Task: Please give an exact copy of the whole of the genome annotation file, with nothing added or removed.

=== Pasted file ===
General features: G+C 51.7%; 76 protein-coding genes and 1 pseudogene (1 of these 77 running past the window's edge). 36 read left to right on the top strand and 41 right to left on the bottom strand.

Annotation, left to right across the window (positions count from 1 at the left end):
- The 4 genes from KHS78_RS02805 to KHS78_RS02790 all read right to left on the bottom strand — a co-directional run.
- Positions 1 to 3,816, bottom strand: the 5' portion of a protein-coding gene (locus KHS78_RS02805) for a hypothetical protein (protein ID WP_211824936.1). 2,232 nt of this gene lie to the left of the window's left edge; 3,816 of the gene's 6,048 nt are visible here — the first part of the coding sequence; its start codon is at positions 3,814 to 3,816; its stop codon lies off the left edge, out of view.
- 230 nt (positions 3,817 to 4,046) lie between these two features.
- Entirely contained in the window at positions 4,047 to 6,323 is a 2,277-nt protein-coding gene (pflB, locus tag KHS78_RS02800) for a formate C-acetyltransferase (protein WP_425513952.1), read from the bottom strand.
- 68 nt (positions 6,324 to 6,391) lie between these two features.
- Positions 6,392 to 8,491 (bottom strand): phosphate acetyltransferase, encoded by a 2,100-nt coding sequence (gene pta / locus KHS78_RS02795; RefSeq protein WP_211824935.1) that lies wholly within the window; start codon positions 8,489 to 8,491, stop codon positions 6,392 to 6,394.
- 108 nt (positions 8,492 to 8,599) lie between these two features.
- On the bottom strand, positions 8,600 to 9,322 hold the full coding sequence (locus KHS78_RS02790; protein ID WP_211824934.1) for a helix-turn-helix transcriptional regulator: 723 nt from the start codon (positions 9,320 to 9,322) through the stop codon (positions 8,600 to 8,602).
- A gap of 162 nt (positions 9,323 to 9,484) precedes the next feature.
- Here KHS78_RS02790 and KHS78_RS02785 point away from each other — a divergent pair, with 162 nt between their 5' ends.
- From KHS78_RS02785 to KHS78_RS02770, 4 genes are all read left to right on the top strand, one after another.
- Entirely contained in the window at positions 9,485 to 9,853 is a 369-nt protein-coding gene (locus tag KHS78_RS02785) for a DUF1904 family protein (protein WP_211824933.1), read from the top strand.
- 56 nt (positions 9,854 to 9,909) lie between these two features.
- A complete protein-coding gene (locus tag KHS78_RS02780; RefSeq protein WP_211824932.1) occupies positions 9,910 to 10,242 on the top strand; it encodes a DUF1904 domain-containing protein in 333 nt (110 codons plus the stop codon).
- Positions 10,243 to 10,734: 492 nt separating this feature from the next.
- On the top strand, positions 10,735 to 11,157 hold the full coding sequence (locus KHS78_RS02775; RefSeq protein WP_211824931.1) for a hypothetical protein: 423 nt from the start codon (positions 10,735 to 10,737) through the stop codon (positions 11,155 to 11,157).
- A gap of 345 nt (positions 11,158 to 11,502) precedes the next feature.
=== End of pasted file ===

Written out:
General features: G+C 51.7%; 76 protein-coding genes and 1 pseudogene (1 of these 77 running past the window's edge). 36 read left to right on the top strand and 41 right to left on the bottom strand.

Annotation, left to right across the window (positions count from 1 at the left end):
- The 4 genes from KHS78_RS02805 to KHS78_RS02790 all read right to left on the bottom strand — a co-directional run.
- Positions 1 to 3,816, bottom strand: the 5' portion of a protein-coding gene (locus KHS78_RS02805) for a hypothetical protein (protein ID WP_211824936.1). 2,232 nt of this gene lie to the left of the window's left edge; 3,816 of the gene's 6,048 nt are visible here — the first part of the coding sequence; its start codon is at positions 3,814 to 3,816; its stop codon lies off the left edge, out of view.
- 230 nt (positions 3,817 to 4,046) lie between these two features.
- Entirely contained in the window at positions 4,047 to 6,323 is a 2,277-nt protein-coding gene (pflB, locus tag KHS78_RS02800) for a formate C-acetyltransferase (protein WP_425513952.1), read from the bottom strand.
- 68 nt (positions 6,324 to 6,391) lie between these two features.
- Positions 6,392 to 8,491 (bottom strand): phosphate acetyltransferase, encoded by a 2,100-nt coding sequence (gene pta / locus KHS78_RS02795; RefSeq protein WP_211824935.1) that lies wholly within the window; start codon positions 8,489 to 8,491, stop codon positions 6,392 to 6,394.
- 108 nt (positions 8,492 to 8,599) lie between these two features.
- On the bottom strand, positions 8,600 to 9,322 hold the full coding sequence (locus KHS78_RS02790; protein ID WP_211824934.1) for a helix-turn-helix transcriptional regulator: 723 nt from the start codon (positions 9,320 to 9,322) through the stop codon (positions 8,600 to 8,602).
- A gap of 162 nt (positions 9,323 to 9,484) precedes the next feature.
- Here KHS78_RS02790 and KHS78_RS02785 point away from each other — a divergent pair, with 162 nt between their 5' ends.
- From KHS78_RS02785 to KHS78_RS02770, 4 genes are all read left to right on the top strand, one after another.
- Entirely contained in the window at positions 9,485 to 9,853 is a 369-nt protein-coding gene (locus tag KHS78_RS02785) for a DUF1904 family protein (protein WP_211824933.1), read from the top strand.
- 56 nt (positions 9,854 to 9,909) lie between these two features.
- A complete protein-coding gene (locus tag KHS78_RS02780; RefSeq protein WP_211824932.1) occupies positions 9,910 to 10,242 on the top strand; it encodes a DUF1904 domain-containing protein in 333 nt (110 codons plus the stop codon).
- Positions 10,243 to 10,734: 492 nt separating this feature from the next.
- On the top strand, positions 10,735 to 11,157 hold the full coding sequence (locus KHS78_RS02775; RefSeq protein WP_211824931.1) for a hypothetical protein: 423 nt from the start codon (positions 10,735 to 10,737) through the stop codon (positions 11,155 to 11,157).
- A gap of 345 nt (positions 11,158 to 11,502) precedes the next feature.